Will pork feet step in where sushi left off in N.Y.?

by Nanae Kemmochi

Kyodo

New Yorkers are becoming increasingly accustomed to a wide range of authentic Japanese food, as “soba,” “udon,” yakitori and ramen restaurants keep making inroads.

Even a store specializing in “hijiki” seaweed crepes is appealing to hungry Manhattanites seeking to push the gastronomic envelope.

So what will New Yorkers crave next? Himi Okajima, a chef from Kyushu who is opening a restaurant in Greenwich Village, is convinced pork feet are the next big thing and aims to be instrumental in creating a new wave in Japanese restaurants.

Called “tonsoku,” the dish is eaten widely in the southwestern reaches of Japan, especially Kyushu and Okinawa, but its popularity is spreading to other parts of the country as well. Okajima also explained how women especially favor the collagen-rich food in the belief it is good for their skin.

While he readily admits that many Americans probably look with disdain on pig’s feet, although its pickled and soul food varieties are available, he is far from deterred. Instead, he argues that sushi, now largely mainstream and readily available even in supermarkets and delis, was frowned on just decades ago by people who shunned raw fish.

In the same vein as sushi chefs in the 1970s, Okajima is striving to become a pioneer in pork feet.

“I think Americans will think what Japanese say tastes good is good food,” said the 37-year-old former French chef who moved to New York in February.

He is planning to put together a menu featuring 40 different dishes incorporating shredded pork feet and a variety of ingredients. The dishes range from Korean-style casseroles to spaghetti carbonara.

Some, however, doubt whether Americans — even adventurous New Yorkers who tend to be more open to sampling ethnic food — are ready to enjoy just any type of Japanese fare.

Motonari Matsunaga, an experienced sushi chef at Iroha in midtown Manhattan, believes Americans, including New Yorkers, are only interested in healthy varieties of Japanese food.

“The key to the spread of sushi in the United States was the word ‘healthy,’ ” said Matsunaga, who has been living in the U.S. for 23 years. “The trend here is healthy food, such as organic vegetables.

“People here might have an image that pork feet are oily and fattening,” even though they have fewer calories and fat than other kinds of meat, Matsunaga said. “It might work if (the restaurant) serves a lot of vegetables and markets them as healthy.”

Okajima, however, asserts tonsoku is healthy, explaining it is relatively low in calories, especially when compared with other pork products, including loin.

“People tend to assume the collagen in pork feet is fat, but it’s not. It’s mostly protein,” he said.

On top of promoting the product as being healthy, he wants to educate Americans, especially women, about its value in helping keep the skin healthy and youthful.

Okajima believes the collagen in pork feet will be the key to his success. Because collagen gives skin strength and elasticity, he said, “tonsoku is something women around the world will love.”

Japan is going through a “collagen boom,” with skin-conscious women seeking out cosmetics, supplements, food and drinks containing the ingredient.

But the rest of the world is not on the same page.

“People here are not as obsessed about collagen as Japanese women are,” Matsunaga said. Although there are cosmetic products and surgical procedures using collagen in the United States, most Americans are not tuned in to it.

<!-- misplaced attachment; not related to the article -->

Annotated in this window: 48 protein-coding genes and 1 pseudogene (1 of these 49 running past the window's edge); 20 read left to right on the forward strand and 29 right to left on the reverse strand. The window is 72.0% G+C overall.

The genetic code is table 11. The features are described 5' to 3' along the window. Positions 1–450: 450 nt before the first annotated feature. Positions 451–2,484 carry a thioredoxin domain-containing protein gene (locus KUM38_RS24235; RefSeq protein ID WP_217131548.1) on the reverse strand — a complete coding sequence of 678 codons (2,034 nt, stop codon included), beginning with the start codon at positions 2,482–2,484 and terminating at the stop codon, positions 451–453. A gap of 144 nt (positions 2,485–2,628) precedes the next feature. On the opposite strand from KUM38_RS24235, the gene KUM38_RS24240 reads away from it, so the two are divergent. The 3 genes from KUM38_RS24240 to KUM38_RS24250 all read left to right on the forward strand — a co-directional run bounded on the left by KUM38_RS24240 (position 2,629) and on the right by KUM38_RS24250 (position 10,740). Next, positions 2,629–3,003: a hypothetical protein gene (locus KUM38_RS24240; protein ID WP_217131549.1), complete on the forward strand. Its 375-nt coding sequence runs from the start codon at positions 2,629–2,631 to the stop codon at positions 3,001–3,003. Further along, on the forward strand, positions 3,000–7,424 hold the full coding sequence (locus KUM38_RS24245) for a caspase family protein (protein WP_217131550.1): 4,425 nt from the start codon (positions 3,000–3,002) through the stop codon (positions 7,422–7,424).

But maybe Japanese food does not need to be healthy or possess beauty benefits to be enjoyed.

The recent arrivals of the Japanese restaurants Gyukaku and Setagaya Ramen, which also serve high-calorie dishes, appear to indicate many Americans are open to Japanese food even when it lacks health benefits.

Gyukaku, the barbecue beef restaurant chain, has opened two outlets in Manhattan in the past two years. “We get a good mix of Japanese, Americans, Chinese and Koreans,” said Richard Kashida, the general manager at Gyukaku in the East Village.

Although red meat is considered by many people to be less than healthy, Gyukaku has been steadily expanding its presence with more than 10 restaurants in the U.S.

Ramen, a high-calorie, high-sodium noodle dish, is becoming ever more popular with locals as well. New Yorkers patiently wait in long lines to eat different types of ramen in the East Village, suggesting they are simply seeking to indulge in tasty food.

Whether tonsoku will find ready takers in the Big Apple remains to be seen, but Okajima is moving forward nonetheless and preparing for the September opening of his restaurant, Hakata TonTon.

The restaurant will be modeled after Himiyabi, his tonsoku restaurant in Fukuoka Prefecture, where it has been a local hit since opening two years ago. The menus will be similar, except for the use of Berkshire black pork from Ohio instead of the Kagoshima black pork he uses in Japan.

Although Okajima is using a different name for his New York restaurant to make it easier for Americans to remember, that is where the changes end. He said he is not willing to alter the authentic taste of his food to suit the American palate.

“Like they did with sushi, I want Americans to adjust to our food,” he said.

As a child, Okajima said, he dreamed of becoming a chef. By 18 he had started out as a French chef hoping to open his own restaurant. By 26 he had achieved his dream but then aspired to go abroad.

After he discovered tonsoku, he said, he found his life’s mission and aspired to take tonsoku to the world at large.

After the New York restaurant is up and running, Okajima said he will head to Europe where he is anxious to open branches in Italy, France and London within the next five years.